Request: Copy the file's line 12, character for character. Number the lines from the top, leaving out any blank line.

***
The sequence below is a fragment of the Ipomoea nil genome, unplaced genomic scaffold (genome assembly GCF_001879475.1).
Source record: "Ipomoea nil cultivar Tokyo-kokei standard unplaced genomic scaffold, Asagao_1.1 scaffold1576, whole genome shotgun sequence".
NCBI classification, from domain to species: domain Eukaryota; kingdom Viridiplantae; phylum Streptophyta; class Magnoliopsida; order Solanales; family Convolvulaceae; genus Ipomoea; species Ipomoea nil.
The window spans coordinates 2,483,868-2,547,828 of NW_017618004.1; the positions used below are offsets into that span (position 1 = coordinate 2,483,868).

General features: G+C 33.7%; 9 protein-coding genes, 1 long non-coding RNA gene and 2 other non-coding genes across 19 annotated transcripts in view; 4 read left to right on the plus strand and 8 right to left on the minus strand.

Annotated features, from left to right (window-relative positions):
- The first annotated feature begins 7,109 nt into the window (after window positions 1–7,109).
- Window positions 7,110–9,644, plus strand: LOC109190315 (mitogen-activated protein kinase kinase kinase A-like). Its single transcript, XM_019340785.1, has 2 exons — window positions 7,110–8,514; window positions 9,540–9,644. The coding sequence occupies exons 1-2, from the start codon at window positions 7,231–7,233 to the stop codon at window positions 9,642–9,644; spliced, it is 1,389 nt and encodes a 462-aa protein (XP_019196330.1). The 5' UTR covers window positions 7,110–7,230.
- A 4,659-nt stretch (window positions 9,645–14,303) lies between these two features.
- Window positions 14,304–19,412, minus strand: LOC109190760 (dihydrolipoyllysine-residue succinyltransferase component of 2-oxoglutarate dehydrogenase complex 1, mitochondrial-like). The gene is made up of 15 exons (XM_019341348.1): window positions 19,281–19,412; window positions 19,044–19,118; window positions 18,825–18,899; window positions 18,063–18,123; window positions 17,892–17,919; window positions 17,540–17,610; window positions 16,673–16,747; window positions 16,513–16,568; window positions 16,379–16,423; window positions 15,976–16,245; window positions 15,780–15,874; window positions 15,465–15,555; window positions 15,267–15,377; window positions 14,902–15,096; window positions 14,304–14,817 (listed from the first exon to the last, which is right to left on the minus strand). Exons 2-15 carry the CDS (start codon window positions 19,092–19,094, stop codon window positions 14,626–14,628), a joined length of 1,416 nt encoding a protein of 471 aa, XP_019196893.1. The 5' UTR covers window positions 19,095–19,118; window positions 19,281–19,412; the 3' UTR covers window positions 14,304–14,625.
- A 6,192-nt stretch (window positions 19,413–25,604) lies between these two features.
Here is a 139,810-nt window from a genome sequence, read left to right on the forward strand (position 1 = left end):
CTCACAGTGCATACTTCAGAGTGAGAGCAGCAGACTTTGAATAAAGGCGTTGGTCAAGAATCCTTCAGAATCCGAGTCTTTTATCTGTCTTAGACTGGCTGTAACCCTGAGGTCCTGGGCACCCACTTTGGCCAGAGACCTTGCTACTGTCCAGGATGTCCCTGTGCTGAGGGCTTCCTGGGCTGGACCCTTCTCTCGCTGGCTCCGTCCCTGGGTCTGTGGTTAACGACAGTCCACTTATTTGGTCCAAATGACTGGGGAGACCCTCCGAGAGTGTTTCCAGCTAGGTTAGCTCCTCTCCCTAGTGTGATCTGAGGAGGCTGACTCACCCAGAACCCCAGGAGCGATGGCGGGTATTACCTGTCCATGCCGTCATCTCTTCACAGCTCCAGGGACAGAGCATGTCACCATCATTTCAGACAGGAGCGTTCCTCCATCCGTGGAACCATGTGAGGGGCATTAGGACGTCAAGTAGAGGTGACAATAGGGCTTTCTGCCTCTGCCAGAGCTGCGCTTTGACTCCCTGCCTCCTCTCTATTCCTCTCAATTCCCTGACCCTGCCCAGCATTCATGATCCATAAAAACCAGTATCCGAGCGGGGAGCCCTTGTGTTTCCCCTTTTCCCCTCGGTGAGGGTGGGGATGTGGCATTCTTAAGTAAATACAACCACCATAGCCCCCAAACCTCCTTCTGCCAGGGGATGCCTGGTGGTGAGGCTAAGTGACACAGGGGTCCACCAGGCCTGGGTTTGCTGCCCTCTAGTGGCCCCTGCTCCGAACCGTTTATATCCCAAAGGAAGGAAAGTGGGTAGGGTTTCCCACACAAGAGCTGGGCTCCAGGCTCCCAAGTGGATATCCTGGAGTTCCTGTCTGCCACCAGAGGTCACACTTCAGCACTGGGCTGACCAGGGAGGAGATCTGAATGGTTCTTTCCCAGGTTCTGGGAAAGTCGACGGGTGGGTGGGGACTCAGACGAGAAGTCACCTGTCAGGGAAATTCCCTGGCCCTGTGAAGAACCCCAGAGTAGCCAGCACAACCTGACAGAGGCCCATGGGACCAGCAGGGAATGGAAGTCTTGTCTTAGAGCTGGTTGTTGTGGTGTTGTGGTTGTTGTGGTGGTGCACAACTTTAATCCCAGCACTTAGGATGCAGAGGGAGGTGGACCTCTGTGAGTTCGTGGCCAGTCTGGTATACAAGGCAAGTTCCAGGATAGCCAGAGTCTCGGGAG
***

Here is a 139,810-nt window from a genome sequence, read left to right on the forward strand (position 1 = left end):